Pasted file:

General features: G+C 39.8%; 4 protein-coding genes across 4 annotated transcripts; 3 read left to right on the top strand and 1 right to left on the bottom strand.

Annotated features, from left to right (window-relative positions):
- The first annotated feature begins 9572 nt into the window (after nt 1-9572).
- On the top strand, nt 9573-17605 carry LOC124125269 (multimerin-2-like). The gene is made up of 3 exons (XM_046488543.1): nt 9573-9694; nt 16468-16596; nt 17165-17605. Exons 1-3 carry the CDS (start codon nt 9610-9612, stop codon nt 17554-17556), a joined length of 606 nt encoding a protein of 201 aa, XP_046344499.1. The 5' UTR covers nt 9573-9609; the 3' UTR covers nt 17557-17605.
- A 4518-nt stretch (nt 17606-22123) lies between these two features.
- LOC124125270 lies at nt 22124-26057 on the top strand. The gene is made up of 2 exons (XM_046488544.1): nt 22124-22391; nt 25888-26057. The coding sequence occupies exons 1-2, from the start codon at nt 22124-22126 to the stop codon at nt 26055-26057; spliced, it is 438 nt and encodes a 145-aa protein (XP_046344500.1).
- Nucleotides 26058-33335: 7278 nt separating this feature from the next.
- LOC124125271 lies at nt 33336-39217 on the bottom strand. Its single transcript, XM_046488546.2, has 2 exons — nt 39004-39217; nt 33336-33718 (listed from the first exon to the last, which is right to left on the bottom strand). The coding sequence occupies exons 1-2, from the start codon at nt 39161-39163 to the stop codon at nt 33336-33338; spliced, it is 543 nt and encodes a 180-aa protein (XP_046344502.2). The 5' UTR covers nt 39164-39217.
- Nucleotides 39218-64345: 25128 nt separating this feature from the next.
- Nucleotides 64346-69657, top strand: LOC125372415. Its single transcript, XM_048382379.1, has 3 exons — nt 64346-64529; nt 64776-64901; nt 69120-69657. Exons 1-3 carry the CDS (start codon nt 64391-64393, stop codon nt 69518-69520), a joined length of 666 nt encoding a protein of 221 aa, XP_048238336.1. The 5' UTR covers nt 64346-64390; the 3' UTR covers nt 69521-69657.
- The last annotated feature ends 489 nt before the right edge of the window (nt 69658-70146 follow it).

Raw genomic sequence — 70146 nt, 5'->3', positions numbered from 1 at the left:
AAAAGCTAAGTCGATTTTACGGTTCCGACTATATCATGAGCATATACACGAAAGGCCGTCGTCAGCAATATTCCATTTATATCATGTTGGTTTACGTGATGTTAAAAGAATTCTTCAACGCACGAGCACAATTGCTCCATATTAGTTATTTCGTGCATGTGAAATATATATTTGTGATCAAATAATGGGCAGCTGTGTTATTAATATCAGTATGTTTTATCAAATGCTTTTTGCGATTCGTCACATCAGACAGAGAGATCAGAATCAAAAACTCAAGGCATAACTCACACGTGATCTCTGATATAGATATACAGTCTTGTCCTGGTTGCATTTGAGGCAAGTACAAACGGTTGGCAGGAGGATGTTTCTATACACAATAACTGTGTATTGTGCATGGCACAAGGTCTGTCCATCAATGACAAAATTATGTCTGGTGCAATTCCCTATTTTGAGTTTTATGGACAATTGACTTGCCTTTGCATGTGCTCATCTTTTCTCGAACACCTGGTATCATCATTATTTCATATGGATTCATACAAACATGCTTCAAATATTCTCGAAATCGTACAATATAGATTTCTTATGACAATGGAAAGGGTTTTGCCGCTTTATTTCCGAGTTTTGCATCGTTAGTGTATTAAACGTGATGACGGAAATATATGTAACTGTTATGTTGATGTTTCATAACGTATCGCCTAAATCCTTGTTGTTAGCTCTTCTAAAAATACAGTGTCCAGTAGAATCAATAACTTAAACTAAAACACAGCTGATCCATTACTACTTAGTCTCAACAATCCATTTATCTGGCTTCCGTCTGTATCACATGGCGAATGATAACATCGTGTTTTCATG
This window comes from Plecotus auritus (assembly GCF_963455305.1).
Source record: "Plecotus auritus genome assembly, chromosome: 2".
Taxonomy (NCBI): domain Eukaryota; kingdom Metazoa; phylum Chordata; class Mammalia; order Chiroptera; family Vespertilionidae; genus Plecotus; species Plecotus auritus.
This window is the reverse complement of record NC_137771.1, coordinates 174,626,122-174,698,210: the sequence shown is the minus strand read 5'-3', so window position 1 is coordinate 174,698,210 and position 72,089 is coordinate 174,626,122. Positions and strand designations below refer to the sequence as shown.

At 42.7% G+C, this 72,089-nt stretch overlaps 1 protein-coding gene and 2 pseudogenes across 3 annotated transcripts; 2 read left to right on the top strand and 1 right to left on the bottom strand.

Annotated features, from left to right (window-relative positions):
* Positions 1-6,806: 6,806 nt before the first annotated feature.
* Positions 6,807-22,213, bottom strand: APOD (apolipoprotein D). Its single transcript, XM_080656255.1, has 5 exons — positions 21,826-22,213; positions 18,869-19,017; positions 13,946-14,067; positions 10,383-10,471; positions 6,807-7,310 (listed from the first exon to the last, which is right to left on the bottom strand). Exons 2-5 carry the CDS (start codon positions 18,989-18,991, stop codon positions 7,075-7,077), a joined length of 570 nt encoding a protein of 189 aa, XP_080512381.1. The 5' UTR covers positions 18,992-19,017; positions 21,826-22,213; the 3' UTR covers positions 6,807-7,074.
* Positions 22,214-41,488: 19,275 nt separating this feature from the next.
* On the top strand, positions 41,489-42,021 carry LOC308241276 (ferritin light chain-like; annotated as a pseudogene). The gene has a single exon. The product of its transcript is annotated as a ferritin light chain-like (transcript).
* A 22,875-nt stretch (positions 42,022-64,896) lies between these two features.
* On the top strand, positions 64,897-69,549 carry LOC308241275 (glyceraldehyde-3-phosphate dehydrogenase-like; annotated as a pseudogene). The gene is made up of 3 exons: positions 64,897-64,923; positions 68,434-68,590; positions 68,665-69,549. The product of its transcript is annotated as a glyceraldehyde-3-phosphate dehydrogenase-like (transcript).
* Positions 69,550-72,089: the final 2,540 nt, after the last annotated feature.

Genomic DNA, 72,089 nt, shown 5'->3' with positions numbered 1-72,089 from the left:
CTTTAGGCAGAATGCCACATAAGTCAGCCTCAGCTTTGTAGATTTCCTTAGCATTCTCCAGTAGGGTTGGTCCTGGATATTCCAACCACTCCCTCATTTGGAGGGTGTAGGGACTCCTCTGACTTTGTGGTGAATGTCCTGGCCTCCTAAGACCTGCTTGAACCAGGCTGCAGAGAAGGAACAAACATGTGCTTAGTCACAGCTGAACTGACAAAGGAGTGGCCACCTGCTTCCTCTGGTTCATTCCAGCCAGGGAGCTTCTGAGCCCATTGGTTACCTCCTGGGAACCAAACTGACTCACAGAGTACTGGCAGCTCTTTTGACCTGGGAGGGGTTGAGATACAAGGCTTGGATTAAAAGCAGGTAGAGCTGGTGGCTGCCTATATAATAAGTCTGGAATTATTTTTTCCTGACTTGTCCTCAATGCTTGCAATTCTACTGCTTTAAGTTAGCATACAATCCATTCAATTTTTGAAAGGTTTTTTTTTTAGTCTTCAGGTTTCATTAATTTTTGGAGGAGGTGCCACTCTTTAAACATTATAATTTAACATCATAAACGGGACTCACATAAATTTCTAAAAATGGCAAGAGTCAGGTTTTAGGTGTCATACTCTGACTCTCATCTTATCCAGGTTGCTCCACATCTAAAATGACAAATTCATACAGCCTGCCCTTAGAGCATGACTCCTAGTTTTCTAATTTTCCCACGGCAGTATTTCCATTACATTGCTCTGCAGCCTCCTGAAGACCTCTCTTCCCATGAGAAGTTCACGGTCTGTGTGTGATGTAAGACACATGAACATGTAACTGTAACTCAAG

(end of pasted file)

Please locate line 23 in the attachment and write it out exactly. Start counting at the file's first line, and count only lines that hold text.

* On the top strand, positions 41,489-42,021 carry LOC308241276 (ferritin light chain-like; annotated as a pseudogene). The gene has a single exon. The product of its transcript is annotated as a ferritin light chain-like (transcript).